Face transplant procedures have long been declared unethical and immoral by critics, considering they can potentially put a person's life at risk to resolve an issue that is non-life threatening. However, a recently released comprehensive review of the procedure challenges that criticism.
On Sunday, a report was published in The Lancet medical journal
by physicians from several leading U.S. medical facilities, including Baltimore's University of Maryland Medical Center and New York University's Langone Medical Center. The physicians found that the procedure is generally safe and feasible and should be offered to more patients, The New York Times reported
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The procedure, which is usually offered to people who have had their faces drastically disfigured due to animal attacks, car accidents or shootings, is expensive — approximately $300,000 — all of which is paid for by the patient considering it is not yet covered by any insurance policies. The procedure is still in its nascent stages; to date, there have been 28 face transplant procedures performed since the first was done on a French woman in 2005 after her Labrador retriever mauled her face, LiveScience reported
Of the six women and 22 men who have undergone face transplant procedures, all have reportedly experienced some sort of complication or infection as a result of the surgery. However, the report published in the Lancet medical journal found that while three individuals died after receiving the procedure, their deaths were not directly linked to the surgery, LiveScience noted. Instead the deaths were attributed to unrelated infections and cancer.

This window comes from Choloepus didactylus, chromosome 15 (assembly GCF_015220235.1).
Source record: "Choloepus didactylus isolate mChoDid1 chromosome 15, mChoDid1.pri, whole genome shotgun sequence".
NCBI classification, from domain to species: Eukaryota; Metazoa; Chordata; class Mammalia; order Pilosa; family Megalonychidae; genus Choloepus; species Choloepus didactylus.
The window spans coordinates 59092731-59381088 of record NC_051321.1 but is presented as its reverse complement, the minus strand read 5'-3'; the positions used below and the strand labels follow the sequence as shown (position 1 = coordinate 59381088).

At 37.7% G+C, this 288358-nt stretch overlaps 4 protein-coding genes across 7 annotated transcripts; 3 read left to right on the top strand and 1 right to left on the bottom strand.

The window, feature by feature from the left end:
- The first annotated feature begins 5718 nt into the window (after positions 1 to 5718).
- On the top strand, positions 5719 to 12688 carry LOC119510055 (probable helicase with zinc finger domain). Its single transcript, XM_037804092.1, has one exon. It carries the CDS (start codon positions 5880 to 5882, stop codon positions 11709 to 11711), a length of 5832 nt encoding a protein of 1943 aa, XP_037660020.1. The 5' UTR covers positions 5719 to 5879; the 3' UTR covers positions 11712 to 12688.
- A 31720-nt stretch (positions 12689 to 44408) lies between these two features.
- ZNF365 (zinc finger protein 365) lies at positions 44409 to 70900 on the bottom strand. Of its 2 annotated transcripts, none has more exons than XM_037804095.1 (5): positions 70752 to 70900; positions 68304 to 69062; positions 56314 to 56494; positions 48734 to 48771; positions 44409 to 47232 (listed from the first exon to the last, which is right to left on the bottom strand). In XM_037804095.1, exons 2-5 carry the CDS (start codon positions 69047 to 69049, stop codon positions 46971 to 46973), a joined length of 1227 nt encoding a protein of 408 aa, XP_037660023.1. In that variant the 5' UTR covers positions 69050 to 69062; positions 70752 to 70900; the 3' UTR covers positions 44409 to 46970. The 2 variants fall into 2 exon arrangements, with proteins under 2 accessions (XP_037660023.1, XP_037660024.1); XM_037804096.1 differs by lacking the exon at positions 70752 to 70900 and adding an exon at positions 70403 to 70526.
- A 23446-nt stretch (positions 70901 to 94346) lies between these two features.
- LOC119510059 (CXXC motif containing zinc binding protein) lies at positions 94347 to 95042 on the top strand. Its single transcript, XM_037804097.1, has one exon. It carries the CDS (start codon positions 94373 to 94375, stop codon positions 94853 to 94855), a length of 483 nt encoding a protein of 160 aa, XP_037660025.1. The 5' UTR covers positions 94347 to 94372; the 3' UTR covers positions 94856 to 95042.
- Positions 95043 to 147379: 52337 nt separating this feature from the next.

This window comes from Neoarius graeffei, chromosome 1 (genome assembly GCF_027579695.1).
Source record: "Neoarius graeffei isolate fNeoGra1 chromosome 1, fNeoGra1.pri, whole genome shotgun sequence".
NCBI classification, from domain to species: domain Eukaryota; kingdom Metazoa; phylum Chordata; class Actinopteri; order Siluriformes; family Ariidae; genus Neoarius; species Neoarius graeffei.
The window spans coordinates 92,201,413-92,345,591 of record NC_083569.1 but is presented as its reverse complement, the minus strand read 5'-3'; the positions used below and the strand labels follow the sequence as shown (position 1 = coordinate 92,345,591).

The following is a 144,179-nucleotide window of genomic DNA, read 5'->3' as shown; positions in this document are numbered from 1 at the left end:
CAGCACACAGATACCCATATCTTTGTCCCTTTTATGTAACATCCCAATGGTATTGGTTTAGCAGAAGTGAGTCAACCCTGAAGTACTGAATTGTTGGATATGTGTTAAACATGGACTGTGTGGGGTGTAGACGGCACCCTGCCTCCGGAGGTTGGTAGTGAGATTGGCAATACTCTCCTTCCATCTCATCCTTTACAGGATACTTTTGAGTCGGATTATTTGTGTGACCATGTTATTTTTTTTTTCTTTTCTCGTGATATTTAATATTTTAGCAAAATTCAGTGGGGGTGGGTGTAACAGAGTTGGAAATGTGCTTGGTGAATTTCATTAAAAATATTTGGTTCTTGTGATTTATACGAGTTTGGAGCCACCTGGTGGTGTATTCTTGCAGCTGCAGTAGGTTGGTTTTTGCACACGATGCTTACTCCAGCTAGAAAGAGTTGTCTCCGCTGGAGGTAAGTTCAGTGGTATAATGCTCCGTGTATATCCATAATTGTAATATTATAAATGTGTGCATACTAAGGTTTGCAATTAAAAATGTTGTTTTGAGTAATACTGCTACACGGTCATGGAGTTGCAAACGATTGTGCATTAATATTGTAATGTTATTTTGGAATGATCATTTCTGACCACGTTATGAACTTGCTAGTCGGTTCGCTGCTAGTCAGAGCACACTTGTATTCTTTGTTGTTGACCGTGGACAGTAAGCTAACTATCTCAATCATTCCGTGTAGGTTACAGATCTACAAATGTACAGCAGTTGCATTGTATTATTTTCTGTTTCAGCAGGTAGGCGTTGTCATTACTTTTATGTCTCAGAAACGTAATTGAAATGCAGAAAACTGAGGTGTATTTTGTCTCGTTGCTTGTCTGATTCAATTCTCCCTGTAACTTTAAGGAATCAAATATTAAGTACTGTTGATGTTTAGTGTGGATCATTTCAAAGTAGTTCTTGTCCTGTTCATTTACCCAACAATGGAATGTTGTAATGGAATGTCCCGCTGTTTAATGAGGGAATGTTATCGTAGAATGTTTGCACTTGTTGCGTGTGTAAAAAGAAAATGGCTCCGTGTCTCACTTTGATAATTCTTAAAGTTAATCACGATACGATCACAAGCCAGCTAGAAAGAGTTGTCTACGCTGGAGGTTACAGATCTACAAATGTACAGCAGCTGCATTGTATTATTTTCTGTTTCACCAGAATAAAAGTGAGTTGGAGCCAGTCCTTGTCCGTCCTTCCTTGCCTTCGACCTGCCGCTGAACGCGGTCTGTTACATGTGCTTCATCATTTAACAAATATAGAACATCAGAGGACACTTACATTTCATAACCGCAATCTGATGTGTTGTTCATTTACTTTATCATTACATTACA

Further, the report found that while there were complications associated with all the face transplant procedures so far, the patients did not chronically rejected their new organs or tissues.
"By far, the overriding factor in the success of face transplantation has been in selecting patients most likely to benefit from and succeed through what can best be described as the most complex of medical-surgical procedures," Dr. Eduardo Rodriguez, chair of the Department of Plastic Surgery at NYU Langone Medical Center, said in a statement obtained by LiveScience. "This is a life-changing treatment that can take years to prepare for, and one that hopefully endures for the rest of the patient's life."
"People who volunteer to undergo this procedure do so for very serious health and psychological reasons," Rodriguez added. "Without facial transplantation as an option, many of these people would be at serious risk for severe depression, even potential suicide."
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